Perhaps the greatest question, not only for Augustine in his context, but for would-be knowers in any domain, is one that though usually unspoken, is always in the background: who or what “will hold the heart and make it stand still?” (Confessions 11.11). That is, when do you know that you know? When is conviction no longer provisional – no longer subject to correction by future experience or reflection? When does one reach the point where the prospect of trading up to a better way of thinking no longer presents itself? When does belief leave the dock and, once and for all, assume the judge’s chair?
Need we say that Augustine was well aware of the problem of delusive certainty? This state is much to be feared, inasmuch as it not only deceives us, but by quelling all desire for future searching, leaves us ‘immutably confirmed in error’, to use a Scholastic phrase. As Augustine says to Honoratus, a friend from his student days who became a Manichee under his urging, “Nothing is more easy, my dearest friend, than for one to not only say, but to think, that he has found out the truth.” (On the Usefulness of Believing, 1). So by what right can Augustine be certain of his own certainty? (The question is especially acute in the case of a Christian certainty which holds our intellects to have been darkened by original sin.) Non-delusive certainty can only come from a Light that, once seen, makes itself inexorably known for what it is. In its effulgence it cannot be mistaken for anything else, nor anything else for it. It is quite simply unique:
“I entered deep within myself and I saw by the soul’s eye… an unchangeable Light above that same eye of my soul, above my mind… It was above because It made me, and I was below because I had been made by It. Aand who knows It knows eternity... . And you cried out from afar: I am who am. And I heard as one who listens in the heart. Nor was there anything on account of which I might doubt. And it would have been easier to doubt that I am alive…” (Confessions 7.10).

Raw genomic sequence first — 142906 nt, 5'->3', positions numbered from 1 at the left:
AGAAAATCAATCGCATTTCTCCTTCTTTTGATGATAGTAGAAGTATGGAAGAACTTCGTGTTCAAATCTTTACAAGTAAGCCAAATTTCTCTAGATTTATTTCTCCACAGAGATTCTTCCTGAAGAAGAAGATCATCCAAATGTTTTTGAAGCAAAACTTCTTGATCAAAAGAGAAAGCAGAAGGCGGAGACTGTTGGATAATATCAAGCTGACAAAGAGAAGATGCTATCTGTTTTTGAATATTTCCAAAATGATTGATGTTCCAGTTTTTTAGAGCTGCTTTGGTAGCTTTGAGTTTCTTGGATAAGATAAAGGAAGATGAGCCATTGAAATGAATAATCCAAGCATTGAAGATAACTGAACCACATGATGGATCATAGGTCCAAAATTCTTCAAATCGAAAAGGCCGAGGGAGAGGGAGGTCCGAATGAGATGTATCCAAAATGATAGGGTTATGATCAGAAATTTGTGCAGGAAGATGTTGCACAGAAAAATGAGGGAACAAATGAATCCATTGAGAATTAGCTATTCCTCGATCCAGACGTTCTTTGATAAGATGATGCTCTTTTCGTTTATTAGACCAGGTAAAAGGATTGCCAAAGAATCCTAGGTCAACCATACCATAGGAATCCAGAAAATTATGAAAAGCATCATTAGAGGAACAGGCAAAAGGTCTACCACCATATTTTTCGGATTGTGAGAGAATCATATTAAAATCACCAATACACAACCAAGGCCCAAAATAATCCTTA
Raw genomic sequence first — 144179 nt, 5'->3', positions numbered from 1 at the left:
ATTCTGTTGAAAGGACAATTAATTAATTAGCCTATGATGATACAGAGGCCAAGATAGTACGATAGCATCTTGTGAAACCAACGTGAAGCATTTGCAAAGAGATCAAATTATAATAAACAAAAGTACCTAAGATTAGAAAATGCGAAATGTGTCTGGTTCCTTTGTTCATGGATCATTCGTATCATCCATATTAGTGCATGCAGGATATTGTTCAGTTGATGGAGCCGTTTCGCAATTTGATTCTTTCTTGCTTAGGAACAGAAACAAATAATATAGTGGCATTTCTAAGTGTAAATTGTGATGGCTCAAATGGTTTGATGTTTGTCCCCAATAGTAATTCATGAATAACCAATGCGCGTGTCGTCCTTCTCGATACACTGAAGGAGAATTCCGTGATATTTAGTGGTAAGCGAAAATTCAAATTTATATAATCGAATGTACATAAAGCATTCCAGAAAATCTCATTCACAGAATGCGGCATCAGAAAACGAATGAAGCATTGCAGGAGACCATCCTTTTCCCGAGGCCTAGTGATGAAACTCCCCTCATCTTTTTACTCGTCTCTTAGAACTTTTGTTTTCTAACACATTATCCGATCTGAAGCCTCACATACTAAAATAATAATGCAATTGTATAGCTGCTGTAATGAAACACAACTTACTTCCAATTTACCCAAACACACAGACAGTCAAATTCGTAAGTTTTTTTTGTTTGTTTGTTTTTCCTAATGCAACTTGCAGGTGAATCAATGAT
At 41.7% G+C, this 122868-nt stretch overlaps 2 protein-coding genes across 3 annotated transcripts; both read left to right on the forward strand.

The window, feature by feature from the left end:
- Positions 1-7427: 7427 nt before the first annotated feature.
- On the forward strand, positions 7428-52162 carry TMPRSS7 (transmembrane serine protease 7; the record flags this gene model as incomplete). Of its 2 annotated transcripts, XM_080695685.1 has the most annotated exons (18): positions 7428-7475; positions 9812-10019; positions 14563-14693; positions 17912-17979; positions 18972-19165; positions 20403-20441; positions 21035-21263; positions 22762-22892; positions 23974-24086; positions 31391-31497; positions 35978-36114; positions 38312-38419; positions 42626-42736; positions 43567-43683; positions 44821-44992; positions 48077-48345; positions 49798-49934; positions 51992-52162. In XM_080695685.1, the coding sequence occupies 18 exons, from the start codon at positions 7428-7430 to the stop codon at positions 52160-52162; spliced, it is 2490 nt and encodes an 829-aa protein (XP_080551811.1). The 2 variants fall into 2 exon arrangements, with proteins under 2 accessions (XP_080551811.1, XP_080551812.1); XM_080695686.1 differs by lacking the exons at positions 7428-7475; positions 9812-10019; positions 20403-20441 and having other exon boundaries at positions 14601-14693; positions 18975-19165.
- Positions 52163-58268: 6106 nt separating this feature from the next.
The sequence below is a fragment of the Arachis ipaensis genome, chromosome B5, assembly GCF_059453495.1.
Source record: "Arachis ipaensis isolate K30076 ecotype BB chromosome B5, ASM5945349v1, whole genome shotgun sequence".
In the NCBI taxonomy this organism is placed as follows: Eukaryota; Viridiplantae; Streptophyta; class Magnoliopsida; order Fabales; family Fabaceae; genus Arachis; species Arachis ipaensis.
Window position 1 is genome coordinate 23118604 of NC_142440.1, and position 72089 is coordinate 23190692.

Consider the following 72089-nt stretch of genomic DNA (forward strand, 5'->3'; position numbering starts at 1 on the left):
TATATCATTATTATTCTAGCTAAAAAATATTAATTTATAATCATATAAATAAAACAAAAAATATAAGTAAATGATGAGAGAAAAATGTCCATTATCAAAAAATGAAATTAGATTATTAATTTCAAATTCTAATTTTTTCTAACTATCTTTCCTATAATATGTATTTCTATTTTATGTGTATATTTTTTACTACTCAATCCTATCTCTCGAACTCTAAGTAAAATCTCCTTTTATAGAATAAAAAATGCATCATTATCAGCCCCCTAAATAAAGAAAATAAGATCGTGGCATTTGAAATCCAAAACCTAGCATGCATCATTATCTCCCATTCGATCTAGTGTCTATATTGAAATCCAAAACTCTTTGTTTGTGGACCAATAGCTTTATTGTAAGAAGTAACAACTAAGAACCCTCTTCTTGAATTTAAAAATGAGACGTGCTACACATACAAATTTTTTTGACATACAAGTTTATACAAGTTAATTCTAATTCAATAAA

This could be understood as an earthly analogue of the certainty felt by the blessed in Heaven in the Beatific vision. Without such a certainty, even they could be gnawed by doubt and fearful that, though they think they see God, in reality, mocking infernal powers are beguiling them with a soon-to-be-lifted illusion (think Descartes’ evil demon).
Of course, one can say that all of this is just too ingenuous, even if charmingly so, and itself fraught with the gravest peril of unending self-delusion. But conversely, how can we not take as good epistemological coin a certainty so overwhelming that it leaves no room at all for doubt – a certainty of which we could say “it would have been easier to doubt that I am alive”?
At the end of the day, those things we cannot but believe will inevitably pass for what we ought to believe. With due respect to Descartes, our rationality will consist in arguing and proceeding from those things of whose truth we are irresistibly convinced, and not only from those things any rational being might be compelled to grant under all conditions. (Keep in mind, too, that our conceptions of the latter will be inescapably conditioned by the former.) And so, when Augustine took his stand for God and Providence, foreshadowing Luther’s “Here I stand! I cannot do otherwise!” he was simply acknowledging that these were the overwhelmingly evident interpretations of the text of the world in his sight. To deny them would have been to say that he did not see things as in fact he did see them – that is, to lie. Or, rather, to deny his conclusions would have been to feign that he was not Augustine but another, someone whose inner eye saw otherwise.
So notwithstanding first appearances, it was by no means an arbitrary, irrational choice Augustine made between Manicheism and Christianity. The former always left his heart with doubts, and the latter conferred a certainty which left his heart nothing more to desire. Let us even suppose that he did not come into possession of pristine and primordial Truth, but rather embraced the worst of illusions – one that will brook no denial. (Luther’s concluding “God help me, amen!” is a prudent last safeguard on the brink of such an epistemological precipice.) Even so, his manner of proceeding was a profoundly reasonable one. For our reason, like the rest of our humanity, is part and parcel not of an ideal world, but of what the French call le monde comme il va – a world whose bedrock is unanswerable brute fact. Augustine pays implicit homage to this when he thinks and acts in accordance with a view that, illusion or no, is bound up in our very selves: that which wholly satisfies the heart is Truth alone.
© Charles Natoli 2009
Charles Natoli is head of Philosophy and Classical Studies at St John Fisher College, Rochester, NY. He is the author of Nietzsche and Pascal on Christianity (1985) and Fire in the Dark: Essays on Pascal’s Pensées and Provinciales (2005).